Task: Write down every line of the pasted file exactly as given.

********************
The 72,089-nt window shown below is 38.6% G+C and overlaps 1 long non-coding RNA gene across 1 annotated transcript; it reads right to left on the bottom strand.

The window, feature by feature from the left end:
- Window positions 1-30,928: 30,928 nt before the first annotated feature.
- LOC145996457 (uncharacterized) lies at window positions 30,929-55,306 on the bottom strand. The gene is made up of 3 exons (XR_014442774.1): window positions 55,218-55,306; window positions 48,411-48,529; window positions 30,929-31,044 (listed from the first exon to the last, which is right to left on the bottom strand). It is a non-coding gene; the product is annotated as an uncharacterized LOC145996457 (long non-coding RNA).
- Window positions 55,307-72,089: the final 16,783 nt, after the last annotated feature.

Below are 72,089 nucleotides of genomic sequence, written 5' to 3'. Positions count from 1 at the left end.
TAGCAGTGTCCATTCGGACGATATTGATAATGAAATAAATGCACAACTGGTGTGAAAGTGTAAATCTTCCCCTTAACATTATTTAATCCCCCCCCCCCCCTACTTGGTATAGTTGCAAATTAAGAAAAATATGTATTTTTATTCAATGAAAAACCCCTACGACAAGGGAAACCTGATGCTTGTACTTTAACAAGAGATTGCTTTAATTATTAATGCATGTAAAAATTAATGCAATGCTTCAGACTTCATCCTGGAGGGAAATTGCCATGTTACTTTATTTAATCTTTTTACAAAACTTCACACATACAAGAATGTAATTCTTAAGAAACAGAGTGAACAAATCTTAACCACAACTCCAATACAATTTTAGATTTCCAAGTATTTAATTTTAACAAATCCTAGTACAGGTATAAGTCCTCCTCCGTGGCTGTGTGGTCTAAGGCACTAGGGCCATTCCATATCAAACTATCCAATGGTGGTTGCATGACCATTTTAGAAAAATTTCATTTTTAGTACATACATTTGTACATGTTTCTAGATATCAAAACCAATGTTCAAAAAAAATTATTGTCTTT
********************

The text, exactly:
The 72,089-nt window shown below is 38.6% G+C and overlaps 1 long non-coding RNA gene across 1 annotated transcript; it reads right to left on the bottom strand.

The window, feature by feature from the left end:
- Window positions 1-30,928: 30,928 nt before the first annotated feature.
- LOC145996457 (uncharacterized) lies at window positions 30,929-55,306 on the bottom strand. The gene is made up of 3 exons (XR_014442774.1): window positions 55,218-55,306; window positions 48,411-48,529; window positions 30,929-31,044 (listed from the first exon to the last, which is right to left on the bottom strand). It is a non-coding gene; the product is annotated as an uncharacterized LOC145996457 (long non-coding RNA).
- Window positions 55,307-72,089: the final 16,783 nt, after the last annotated feature.

Below are 72,089 nucleotides of genomic sequence, written 5' to 3'. Positions count from 1 at the left end.
TAGCAGTGTCCATTCGGACGATATTGATAATGAAATAAATGCACAACTGGTGTGAAAGTGTAAATCTTCCCCTTAACATTATTTAATCCCCCCCCCCCCCTACTTGGTATAGTTGCAAATTAAGAAAAATATGTATTTTTATTCAATGAAAAACCCCTACGACAAGGGAAACCTGATGCTTGTACTTTAACAAGAGATTGCTTTAATTATTAATGCATGTAAAAATTAATGCAATGCTTCAGACTTCATCCTGGAGGGAAATTGCCATGTTACTTTATTTAATCTTTTTACAAAACTTCACACATACAAGAATGTAATTCTTAAGAAACAGAGTGAACAAATCTTAACCACAACTCCAATACAATTTTAGATTTCCAAGTATTTAATTTTAACAAATCCTAGTACAGGTATAAGTCCTCCTCCGTGGCTGTGTGGTCTAAGGCACTAGGGCCATTCCATATCAAACTATCCAATGGTGGTTGCATGACCATTTTAGAAAAATTTCATTTTTAGTACATACATTTGTACATGTTTCTAGATATCAAAACCAATGTTCAAAAAAAATTATTGTCTTT